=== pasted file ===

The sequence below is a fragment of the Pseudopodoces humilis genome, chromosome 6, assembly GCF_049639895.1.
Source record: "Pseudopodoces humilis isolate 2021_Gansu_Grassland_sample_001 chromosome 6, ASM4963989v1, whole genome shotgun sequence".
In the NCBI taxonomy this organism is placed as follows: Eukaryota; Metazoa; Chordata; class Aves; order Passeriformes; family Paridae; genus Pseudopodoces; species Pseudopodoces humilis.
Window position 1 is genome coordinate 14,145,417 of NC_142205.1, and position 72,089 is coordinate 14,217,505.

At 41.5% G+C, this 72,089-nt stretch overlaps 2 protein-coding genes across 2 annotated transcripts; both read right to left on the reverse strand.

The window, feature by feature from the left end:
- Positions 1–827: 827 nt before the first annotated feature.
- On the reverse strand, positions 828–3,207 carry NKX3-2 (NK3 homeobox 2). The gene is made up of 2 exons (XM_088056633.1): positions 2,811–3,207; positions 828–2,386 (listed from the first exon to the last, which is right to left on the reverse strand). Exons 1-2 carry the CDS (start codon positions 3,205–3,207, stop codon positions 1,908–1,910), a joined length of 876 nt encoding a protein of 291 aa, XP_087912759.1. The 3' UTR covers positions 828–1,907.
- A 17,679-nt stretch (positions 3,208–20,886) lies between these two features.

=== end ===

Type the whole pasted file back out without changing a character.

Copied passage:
The sequence below is a fragment of the Pseudopodoces humilis genome, chromosome 6, assembly GCF_049639895.1.
Source record: "Pseudopodoces humilis isolate 2021_Gansu_Grassland_sample_001 chromosome 6, ASM4963989v1, whole genome shotgun sequence".
In the NCBI taxonomy this organism is placed as follows: Eukaryota; Metazoa; Chordata; class Aves; order Passeriformes; family Paridae; genus Pseudopodoces; species Pseudopodoces humilis.
Window position 1 is genome coordinate 14,145,417 of NC_142205.1, and position 72,089 is coordinate 14,217,505.

At 41.5% G+C, this 72,089-nt stretch overlaps 2 protein-coding genes across 2 annotated transcripts; both read right to left on the reverse strand.

The window, feature by feature from the left end:
- Positions 1–827: 827 nt before the first annotated feature.
- On the reverse strand, positions 828–3,207 carry NKX3-2 (NK3 homeobox 2). The gene is made up of 2 exons (XM_088056633.1): positions 2,811–3,207; positions 828–2,386 (listed from the first exon to the last, which is right to left on the reverse strand). Exons 1-2 carry the CDS (start codon positions 3,205–3,207, stop codon positions 1,908–1,910), a joined length of 876 nt encoding a protein of 291 aa, XP_087912759.1. The 3' UTR covers positions 828–1,907.
- A 17,679-nt stretch (positions 3,208–20,886) lies between these two features.